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Hockey Weekend Across America helps local teenagers meet NHL officials

by John Tranchina / Dallas Stars

As part of USA Hockey’s nationwide initiative called Hockey Weekend Across America, two local aspiring referees got the chance of a lifetime to meet with and talk to NHL officials Sunday evening at the American Airlines Center.

Travis Hall, 17, from Keller and Jacie Acker, 15, from Euless, each members of the USA Hockey youth officials program, were selected to participate, and had a very enlightening time talking with NHL linesmen Mark Wheler and Thor Nelson, along with referees Justin St. Pierre and Eric Furlatt, before the Stars’ contest against Nashville.

“It’s great, I get to meet some guys who have been in the business a long time and are very successful at it,” said Hall, who attends Keller High School, of the experience. “(I got to ask) how they got to where they are now, if they ever played, how they managed playing and reffing at a high level at the same time, questions like that.”

“I wanted to ask them just how they got this far, the steps that they took and how they deal with getting on the good side of coaches and players and stuff, just how they did it,” added Acker, who attends Colleyville Heritage High School. “It’s impressive. I’d like to go pretty far, I’d love to be the first girl to work in the NHL, that would be awesome. I hope so.”

Just as most young players dream of one day playing in the NHL, the USA Hockey program put an emphasis on officials who want to continue up the ranks towards the NHL, too, so this meeting was more like a local player meeting Stars captain Brenden Morrow.

“Officiating is an important part of the game overall and we need good officials,” said Dave Fischer, USA Hockey’s Senior Director of Communications and one of the architects of the program. “I’m glad we got this going. I’m sure it had to be exciting for those kids to interact with the NHL officials and to pick their brains and see how they got to where they are. These are the heroes of these kids. As players, they aspire to be NHL players, and as officials, you aspire to work in the National Hockey League and they got to meet their heroes.”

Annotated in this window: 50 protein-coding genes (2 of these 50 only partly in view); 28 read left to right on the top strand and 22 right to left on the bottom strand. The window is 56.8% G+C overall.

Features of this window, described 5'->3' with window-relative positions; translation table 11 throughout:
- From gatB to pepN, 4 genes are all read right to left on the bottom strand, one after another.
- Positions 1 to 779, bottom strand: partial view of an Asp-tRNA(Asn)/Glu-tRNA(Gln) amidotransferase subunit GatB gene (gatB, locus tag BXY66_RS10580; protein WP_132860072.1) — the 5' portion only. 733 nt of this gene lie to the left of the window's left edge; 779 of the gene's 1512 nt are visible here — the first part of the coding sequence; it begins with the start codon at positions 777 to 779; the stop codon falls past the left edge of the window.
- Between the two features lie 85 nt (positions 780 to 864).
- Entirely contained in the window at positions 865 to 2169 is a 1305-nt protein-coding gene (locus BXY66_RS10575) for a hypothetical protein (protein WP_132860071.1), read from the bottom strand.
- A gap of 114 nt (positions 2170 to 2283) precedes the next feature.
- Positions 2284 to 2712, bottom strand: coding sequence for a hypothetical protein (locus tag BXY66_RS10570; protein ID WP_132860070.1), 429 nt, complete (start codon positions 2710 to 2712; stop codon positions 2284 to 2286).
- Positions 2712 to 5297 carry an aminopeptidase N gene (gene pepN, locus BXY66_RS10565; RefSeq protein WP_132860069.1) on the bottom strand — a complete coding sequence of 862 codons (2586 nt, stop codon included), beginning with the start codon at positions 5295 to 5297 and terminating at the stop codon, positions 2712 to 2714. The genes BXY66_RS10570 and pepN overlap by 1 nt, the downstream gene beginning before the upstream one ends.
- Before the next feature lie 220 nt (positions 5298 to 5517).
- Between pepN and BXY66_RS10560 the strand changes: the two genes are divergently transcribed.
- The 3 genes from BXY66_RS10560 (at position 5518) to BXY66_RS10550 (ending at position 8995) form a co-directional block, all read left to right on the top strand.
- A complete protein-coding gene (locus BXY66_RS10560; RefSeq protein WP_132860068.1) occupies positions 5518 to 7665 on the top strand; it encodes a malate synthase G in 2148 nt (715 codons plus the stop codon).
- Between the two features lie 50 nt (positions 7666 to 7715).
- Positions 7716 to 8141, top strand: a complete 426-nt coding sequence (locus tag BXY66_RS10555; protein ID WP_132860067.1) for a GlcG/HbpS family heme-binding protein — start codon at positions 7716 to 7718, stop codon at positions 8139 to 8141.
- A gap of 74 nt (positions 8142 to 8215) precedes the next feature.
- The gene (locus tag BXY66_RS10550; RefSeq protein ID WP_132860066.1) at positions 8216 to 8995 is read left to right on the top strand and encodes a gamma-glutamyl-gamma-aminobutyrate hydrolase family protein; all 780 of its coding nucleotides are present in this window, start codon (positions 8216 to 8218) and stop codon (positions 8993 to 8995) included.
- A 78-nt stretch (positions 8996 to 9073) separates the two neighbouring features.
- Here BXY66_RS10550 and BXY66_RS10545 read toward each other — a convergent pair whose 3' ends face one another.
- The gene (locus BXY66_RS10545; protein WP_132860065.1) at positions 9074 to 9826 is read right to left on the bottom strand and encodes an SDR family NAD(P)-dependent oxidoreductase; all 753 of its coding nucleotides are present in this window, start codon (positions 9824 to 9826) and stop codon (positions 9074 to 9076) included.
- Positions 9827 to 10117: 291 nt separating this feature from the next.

Many people who don’t have kids playing youth hockey may not realize that most games are officiated by older kids, so when mites (eight years old and under) and squirts (U10) face off at one of the local Dr Pepper StarCenters, most of the referees are teenagers like Hall and Acker.

And yes, they have each dealt with their share of irate parents yelling at them from the stands, but displaying impressive maturity for that age, they have already learned how to ignore it and not let it bother them.

“There’s always the emotional squirt parents and mite parents, but you just have to tune them out because they’re just worried about their kids,” said Hall, who also plays himself in the Midget major age bracket. “I don’t take it personally, I get it. I played at that age at one time and I had my mom and dad in the stands, so I get it.”

“Yeah, (Saturday) I ran into a very crazy squirt mother,” Acker said. “It was pretty funny, actually, this lady told me that I should work at IHOP. The thing is, I’m not old enough to work at IHOP. But I don’t take it personally or anything.”

And for Acker, as a girl refereeing youth boys’ games, she reports that she hasn’t yet heard any sexist comments about her ability to officiate.

“No, not really, most people respect me,” she said. “I think they realize it’s just sort of a learning experience, so they try to encourage me and things. That’s it.”